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Common Urological Problems

Stone Varieties

  • - General Urology - Common Urological Problems - Urinary Stone Disease
  • Jul 25, 2010
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Tags: | asymptomatic hematuria | calcium | calcium nephrolithiasis | chronic diarrhea |

Calcifications can occur and accumulate in the collecting system,  resulting in nephrolithiasis.  Eighty to eighty-five percent of all urinary stones are calcareous.

Calcium nephrolithiasis is most commonly due to elevated urinary calcium, elevated urinary uric acid, elevated urinary oxalate,  or a decreased level of urinary citrate.

Hypercalciuria is found as a solitary defect in 12%  of patients and in combination with other defects in an additional 18%.  Hyperuricosuria is identified as a solitary defect in 8%  of patients and associated with additional defects in 16%. Elevated urinary oxalate is found as a solitary finding in 5% of patients and as a combined defect in 16%. Finally, decreased urinary citrate is found as an isolated defect in 17% of patients and as a combined defect in an additional 10%.  Approximately one-third of patients undergoing a full metabolic evaluation will find no identifiable metabolic defect.

Symptoms are secondary to obstruction, with resultant pain, infection, nausea and vomiting, and rarely culminate in renal failure. Asymptomatic hematuria or repetitive urinary tract infections recalcitrant to apparently appropriate antibiotics should lead one to suspect a urinary stone. Calcifications within the parenchyma of the kidney, known as nephrocalcinosis,  rarely cause symptoms,  however,  and usually are not amenable to traditional therapies appropriate for urinary stone disease (Figure 16–3). Nephrocalcinosis is frequently encountered with renal tubular acidosis and hyperparathyroidism. Nephrolithiasis and nephrocalcinosis frequently coexist. Most patients with nephrolithiasis, however, do not have obvious nephrocalcinosis.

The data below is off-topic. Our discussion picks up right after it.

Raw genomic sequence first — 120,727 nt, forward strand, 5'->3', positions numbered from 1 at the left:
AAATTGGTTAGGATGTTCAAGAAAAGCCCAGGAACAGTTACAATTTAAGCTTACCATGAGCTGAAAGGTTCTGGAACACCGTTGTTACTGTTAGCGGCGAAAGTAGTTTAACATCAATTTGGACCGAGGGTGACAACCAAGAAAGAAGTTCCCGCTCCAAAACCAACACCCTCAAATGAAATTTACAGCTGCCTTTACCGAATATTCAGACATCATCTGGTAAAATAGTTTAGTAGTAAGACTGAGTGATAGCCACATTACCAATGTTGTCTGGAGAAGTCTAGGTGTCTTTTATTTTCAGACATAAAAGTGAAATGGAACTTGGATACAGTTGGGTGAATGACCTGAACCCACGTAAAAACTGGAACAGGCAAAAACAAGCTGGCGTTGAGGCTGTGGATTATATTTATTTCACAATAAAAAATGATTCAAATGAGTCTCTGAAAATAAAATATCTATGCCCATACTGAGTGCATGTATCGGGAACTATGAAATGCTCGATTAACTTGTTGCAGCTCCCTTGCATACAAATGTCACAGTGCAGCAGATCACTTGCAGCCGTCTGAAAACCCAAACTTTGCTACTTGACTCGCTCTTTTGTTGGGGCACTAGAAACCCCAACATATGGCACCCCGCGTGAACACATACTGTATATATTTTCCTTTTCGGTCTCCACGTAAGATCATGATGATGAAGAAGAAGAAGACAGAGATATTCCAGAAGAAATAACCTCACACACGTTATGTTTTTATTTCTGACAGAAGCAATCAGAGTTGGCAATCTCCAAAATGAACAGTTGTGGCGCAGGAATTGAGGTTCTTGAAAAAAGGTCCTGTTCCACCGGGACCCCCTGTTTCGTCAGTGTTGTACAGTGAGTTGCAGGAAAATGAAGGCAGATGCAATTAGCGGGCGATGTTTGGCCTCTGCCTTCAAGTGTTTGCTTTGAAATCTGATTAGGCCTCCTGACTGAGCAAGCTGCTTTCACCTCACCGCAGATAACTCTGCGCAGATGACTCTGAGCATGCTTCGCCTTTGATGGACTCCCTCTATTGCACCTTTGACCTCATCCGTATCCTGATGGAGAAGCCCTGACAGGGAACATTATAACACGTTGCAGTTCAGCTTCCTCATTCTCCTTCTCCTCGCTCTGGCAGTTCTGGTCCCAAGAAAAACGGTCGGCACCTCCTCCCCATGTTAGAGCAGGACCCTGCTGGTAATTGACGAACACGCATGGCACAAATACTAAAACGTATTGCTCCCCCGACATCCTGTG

Nephrocalcinosis may result from a variety of pathologic states. Ectatic collecting tubules, as seen with medullary sponge kidney, are common. This is frequently a bilateral process. Increased calcium absorption from the small bowel is common with sarcoidosis, milk-alkali syndrome, hyperparathyroidism, and excessive vitamin D intake. Disease processes resulting in bony destruction,  including hyperparathyroidism,  osteolytic   lesions,  and   multiple myeloma, are a third mechanism. Finally, dystrophic calcifications forming on necrotic tissue may develop after a renal insult.

Urinary Stone Disease

Urinary Stone Disease

1. Absorptive hypercalciuric nephrolithiasis -
Normal calcium intake averages approximately 900–1000 mg/day.  Approximately one-third is absorbed by the small bowel, and of that portion approximately 150–200 mg is obligatorily excreted in the urine. A large reservoir of calcium remains in the bone. Most dietary calcium is excreted in the stool.  Absorptive hypercalciuria is secondary to increased calcium absorption from the small bowel,  predominantly from the jejunum. This results in an increased load of calcium filtered from the glomerulus. The result is suppression of parathyroid hormone, leading to decreased tubular reabsorption of calcium, culminating in hypercalciuria (>4 mg/kg). This physiologic cascade is in response to the primary defect, an increased absorption of calcium from the small bowel.

image Figure 16–3.  Retrograde pyelogram demonstrating multiple punctate calcifications within the renal parenchyma establishing the diagnosis of nephrocalcinosis.
Renal pelvis and infundibula are free of calculi.